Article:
[Four and a half stars]
Alan Wake can’t be compared to other games. While it is a horror game in terms of genre (psychological action thriller if the spiel on the box is to be believed ) it’s so many different things at once that summing it up in a single word is close to impossible.Â For starters, the game weaves an intricate tale of a once awesome crime fiction writer, Alan Wake trying overcome a serious case of writer’s block by visiting the idyllic town of Bright Falls with his wife. This sets of a chain of events leading to his wife going missing and proceedings playing out from a novel he has no recollection of writing. It makes for a very intriguing plot with enough twists and turns to keep you interested.
If this wasn’t enough, the game is punctuated with memorable characters, from the small-town-hating city slicker Barry Wheeler who is Wake’s agent and sidekick (perhaps the best video game character of the year) to the eccentric, geriatric Anderson Brothers, senile rockers of a band named Old Gods of Asgard, Alan Wake is replete with what is arguably the best human cast in video games ever. They’re all very well imagined and do a better job in convincing you of their plight than most actors in a real TV mini-series or a movie.
Speaking Â of TV and presentation, the game marries the best elements of the television format to the game giving it a slick, well-edited feel akin to shows like the X-Files or Lost. These are broken into episodes, complete with a recap of the crucial events of the last one. It works really well and gives a sense of urgency and tension to the proceedings, leaving you compelled to see this game to its very end. However, it wouldn’t be as half as immersive if it weren’t for some godlike attention to detail in terms of atmosphere and surroundings. From the in-game spoof on the Twilight Zone called Night Falls that’s viewable on TVs across the game to the well written radio shows, Remedy, the developers of the game have managed to make a very atmospheric game that far surpasses any other title that’s come out this year in terms of immersion.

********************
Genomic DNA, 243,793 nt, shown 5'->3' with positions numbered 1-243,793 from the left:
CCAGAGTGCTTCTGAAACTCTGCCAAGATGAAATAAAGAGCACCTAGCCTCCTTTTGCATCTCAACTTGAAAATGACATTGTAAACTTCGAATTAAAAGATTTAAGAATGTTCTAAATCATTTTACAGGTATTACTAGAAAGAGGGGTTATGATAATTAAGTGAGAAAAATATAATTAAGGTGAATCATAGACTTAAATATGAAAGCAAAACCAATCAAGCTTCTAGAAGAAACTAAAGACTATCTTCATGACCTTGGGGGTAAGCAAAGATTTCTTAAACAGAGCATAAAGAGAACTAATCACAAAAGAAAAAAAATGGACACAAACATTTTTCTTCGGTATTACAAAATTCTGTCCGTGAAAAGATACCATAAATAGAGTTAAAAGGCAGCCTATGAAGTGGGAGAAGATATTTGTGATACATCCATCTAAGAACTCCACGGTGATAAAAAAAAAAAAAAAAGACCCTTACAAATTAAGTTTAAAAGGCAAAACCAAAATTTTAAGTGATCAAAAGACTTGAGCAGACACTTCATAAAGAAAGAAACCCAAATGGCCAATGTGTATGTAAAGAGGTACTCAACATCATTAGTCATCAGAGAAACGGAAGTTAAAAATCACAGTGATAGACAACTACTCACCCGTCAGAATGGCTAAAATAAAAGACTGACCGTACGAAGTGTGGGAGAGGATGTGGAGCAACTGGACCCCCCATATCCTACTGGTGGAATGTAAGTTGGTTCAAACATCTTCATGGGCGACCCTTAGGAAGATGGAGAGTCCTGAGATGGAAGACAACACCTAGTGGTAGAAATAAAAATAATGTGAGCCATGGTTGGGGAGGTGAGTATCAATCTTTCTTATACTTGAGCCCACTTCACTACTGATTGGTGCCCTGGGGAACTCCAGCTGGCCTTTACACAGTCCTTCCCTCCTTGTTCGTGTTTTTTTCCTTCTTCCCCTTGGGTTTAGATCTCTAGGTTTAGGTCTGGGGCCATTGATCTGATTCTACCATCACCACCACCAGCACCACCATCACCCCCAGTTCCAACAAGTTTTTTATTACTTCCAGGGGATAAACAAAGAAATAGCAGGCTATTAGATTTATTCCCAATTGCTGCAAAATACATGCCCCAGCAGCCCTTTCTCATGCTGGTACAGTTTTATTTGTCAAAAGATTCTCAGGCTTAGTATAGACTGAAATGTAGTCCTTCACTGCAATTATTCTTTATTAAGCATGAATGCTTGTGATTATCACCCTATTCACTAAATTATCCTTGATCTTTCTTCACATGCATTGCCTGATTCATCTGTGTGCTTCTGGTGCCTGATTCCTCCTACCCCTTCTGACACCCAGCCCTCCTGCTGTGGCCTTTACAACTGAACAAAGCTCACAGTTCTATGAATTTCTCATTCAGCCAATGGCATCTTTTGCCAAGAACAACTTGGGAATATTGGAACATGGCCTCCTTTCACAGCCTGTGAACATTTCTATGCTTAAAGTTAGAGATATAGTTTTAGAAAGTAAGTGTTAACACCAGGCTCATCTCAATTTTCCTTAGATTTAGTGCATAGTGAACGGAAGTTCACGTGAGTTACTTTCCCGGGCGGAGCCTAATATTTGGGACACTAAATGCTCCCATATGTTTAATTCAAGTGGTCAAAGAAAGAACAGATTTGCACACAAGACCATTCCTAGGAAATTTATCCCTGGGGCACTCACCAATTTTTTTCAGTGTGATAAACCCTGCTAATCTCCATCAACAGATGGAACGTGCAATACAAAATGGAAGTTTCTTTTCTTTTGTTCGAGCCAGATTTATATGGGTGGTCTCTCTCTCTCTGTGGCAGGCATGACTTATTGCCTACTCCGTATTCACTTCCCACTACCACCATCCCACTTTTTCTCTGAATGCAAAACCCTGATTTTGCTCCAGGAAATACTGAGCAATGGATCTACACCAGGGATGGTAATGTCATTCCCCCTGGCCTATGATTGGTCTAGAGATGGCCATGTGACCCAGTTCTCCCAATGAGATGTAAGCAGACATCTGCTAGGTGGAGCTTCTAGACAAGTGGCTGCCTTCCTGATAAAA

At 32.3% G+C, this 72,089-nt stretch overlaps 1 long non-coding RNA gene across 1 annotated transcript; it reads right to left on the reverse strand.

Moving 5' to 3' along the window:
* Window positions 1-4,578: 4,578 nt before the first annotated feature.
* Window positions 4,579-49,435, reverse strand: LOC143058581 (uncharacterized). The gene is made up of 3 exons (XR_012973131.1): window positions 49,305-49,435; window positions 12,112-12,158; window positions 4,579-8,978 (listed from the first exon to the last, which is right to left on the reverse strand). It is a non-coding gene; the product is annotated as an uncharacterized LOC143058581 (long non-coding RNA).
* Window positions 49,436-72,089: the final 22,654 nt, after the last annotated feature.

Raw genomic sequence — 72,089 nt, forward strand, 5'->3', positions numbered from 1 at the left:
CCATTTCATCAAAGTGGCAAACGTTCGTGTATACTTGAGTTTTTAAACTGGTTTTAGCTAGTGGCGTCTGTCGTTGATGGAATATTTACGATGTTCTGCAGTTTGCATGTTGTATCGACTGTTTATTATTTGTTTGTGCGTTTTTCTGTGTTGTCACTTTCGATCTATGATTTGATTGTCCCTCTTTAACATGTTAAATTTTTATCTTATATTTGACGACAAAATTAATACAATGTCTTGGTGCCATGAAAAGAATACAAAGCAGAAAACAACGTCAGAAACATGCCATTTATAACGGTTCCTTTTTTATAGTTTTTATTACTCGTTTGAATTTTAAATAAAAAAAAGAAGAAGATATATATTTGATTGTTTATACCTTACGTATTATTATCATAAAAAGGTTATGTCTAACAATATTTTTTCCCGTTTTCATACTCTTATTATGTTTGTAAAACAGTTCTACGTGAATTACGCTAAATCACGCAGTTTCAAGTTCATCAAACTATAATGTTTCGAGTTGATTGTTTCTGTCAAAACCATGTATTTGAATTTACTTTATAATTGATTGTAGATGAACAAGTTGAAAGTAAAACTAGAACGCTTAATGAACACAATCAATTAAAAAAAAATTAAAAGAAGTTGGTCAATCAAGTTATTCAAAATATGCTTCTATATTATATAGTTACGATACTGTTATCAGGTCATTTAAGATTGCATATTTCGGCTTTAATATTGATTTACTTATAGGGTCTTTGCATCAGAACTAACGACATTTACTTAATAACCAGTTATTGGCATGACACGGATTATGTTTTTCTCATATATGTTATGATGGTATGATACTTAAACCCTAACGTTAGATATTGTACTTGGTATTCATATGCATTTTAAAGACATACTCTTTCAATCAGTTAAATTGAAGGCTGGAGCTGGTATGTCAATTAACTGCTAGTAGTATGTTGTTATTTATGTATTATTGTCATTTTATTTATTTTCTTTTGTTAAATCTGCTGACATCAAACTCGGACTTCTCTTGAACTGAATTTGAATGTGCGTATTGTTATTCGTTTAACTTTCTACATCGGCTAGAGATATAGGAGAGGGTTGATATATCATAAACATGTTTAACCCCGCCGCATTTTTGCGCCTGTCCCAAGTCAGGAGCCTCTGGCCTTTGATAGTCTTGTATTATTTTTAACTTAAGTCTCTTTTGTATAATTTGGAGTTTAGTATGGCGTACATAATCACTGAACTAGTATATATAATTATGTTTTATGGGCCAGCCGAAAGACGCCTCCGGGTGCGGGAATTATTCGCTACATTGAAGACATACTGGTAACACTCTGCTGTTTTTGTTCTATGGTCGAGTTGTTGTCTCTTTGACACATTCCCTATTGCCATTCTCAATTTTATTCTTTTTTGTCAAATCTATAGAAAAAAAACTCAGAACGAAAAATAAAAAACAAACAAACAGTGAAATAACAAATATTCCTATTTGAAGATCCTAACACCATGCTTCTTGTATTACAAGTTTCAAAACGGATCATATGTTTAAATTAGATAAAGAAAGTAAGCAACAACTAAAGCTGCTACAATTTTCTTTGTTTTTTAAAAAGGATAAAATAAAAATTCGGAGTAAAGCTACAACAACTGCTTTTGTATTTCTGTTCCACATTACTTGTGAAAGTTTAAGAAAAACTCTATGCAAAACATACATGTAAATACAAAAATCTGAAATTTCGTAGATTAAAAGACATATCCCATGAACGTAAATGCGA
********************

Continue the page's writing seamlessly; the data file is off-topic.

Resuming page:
Slick presentation and atmosphere is not all that makes a good game but it sure adds a lot to it if done properly. Having said that, the core gameplay is quite strong. Throughout the game you face off against possessed townsfolk known as the Taken in utmost darkness with nothing more than a pistol and a flashlight. Shining your flashlight on them leaves them susceptible to shots from your pistol essentially making your flashlight your crosshair and a very potent weapon. Eventually you’ll find more powerful weapons ranging from flare guns to search, lights all of which help tilt the scales of battle a little more in your favour. The game’s AI is relentless in its approach making for very tense, heart pounding encounters. Throw in some fantastic set pieces involving rock and roll, flare guns and garden mazes and you have something that doesn’t only add to the horror genre but also distills the best parts of it.
All in all Alan Wake is a must-have title for every Xbox 360 owner. And if you aren’t convinced that Microsoft’s ‘box is worth a purchase then Alan Wake will definitely change your mind. Hands down one of the best games of the year and an early contender for best game of the year.